« "The Last Samurai" | Main | Self-Referentiality »

Too Much Knowledge ≠ Good Thing?

I've spent a good deal of time discussing social networks with people far more knowledgeable than me. I use social networks for a variety of purposes (especially LinkedIn for business networking, with Ryze, Friendster, Tribe, and other social networking services trailing far behind). Until, however, an experience today in which I discovered new information on a social network, I failed to appreciate how personal an effect social networks (as currently instantiated by social networking services) could have.

Some years ago, going through a difficult personal situation, I by chance found another participant's accounts of the situation in a public place. I understood their motivation as well as their right to do so, but this understanding didn't make it any easier for me to read what they had written. What happens as more and more of us capture our interpersonal relationships through social networking services? What happens when the trail of our personal lives is out there, waiting to be followed, always just a click away, for us or anyone else? What will the effect of this be? Will more knowledge empower us? Will transparency in social networks fundamentally improve human relationships? Or is too much knowledge sometimes a bad thing? Is there information we're better off without? I honestly don't know, but I think we're going to find out, and soon. Social networking isn't a fad, it's a huge trend, and we're just at the start of it.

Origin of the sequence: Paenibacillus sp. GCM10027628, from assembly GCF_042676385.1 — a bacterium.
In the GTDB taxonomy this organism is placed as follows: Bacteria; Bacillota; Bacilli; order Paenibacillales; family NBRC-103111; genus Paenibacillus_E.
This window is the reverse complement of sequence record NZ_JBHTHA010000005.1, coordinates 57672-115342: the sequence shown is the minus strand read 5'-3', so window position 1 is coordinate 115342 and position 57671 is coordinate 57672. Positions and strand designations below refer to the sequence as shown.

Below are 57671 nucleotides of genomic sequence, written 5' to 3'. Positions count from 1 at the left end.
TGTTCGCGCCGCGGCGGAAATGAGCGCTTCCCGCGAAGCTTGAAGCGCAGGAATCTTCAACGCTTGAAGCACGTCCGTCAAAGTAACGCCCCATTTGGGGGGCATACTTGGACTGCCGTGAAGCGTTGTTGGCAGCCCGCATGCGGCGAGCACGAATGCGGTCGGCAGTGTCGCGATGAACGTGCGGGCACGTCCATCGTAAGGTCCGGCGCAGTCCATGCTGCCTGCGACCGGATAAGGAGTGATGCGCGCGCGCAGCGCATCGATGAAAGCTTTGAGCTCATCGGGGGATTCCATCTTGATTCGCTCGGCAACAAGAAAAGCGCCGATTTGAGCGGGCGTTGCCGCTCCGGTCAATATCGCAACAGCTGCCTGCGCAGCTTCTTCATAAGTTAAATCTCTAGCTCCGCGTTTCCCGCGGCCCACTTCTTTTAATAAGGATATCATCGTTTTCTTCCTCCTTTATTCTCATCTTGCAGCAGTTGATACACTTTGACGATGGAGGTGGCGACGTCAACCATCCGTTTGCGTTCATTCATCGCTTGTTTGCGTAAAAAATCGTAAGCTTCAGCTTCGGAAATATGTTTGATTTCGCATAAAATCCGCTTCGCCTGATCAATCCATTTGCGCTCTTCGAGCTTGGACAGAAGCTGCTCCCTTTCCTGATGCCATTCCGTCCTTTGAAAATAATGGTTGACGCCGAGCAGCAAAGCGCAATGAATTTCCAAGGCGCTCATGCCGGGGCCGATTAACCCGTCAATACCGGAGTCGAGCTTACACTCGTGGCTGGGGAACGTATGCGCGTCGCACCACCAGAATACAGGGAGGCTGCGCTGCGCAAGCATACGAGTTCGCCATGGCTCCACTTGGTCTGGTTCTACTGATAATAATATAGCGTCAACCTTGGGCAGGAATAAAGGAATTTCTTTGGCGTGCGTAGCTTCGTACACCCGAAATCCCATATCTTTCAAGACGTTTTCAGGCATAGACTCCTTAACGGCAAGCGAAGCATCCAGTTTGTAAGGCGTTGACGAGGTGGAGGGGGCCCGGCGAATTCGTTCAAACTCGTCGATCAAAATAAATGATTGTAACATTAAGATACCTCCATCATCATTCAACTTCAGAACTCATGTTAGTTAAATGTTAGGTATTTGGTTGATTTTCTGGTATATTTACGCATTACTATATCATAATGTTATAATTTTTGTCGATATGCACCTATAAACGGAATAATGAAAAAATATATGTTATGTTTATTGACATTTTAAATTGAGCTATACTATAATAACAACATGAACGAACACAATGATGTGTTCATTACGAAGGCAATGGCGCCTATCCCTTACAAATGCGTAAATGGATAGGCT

When social networks reach a billion humans through their cell phones, when social networks form the open directories of the future, when we share our words, our sounds, and our images with our social networks on a continuous basis, when we leave behind trails of the experiences that form our lives, when these trails live in multiple networks and are interconnected, persistent, available, and malleable... then we'll begin to comprehend how social networking will change us, how it will change our perception of ourselves and those around us, how it will change the fundamental nature of how we create, sustain, and destroy relationships.

Oh, and this is all going to happen within five years or so. Get ready.


TrackBack URL for this entry:

Post a comment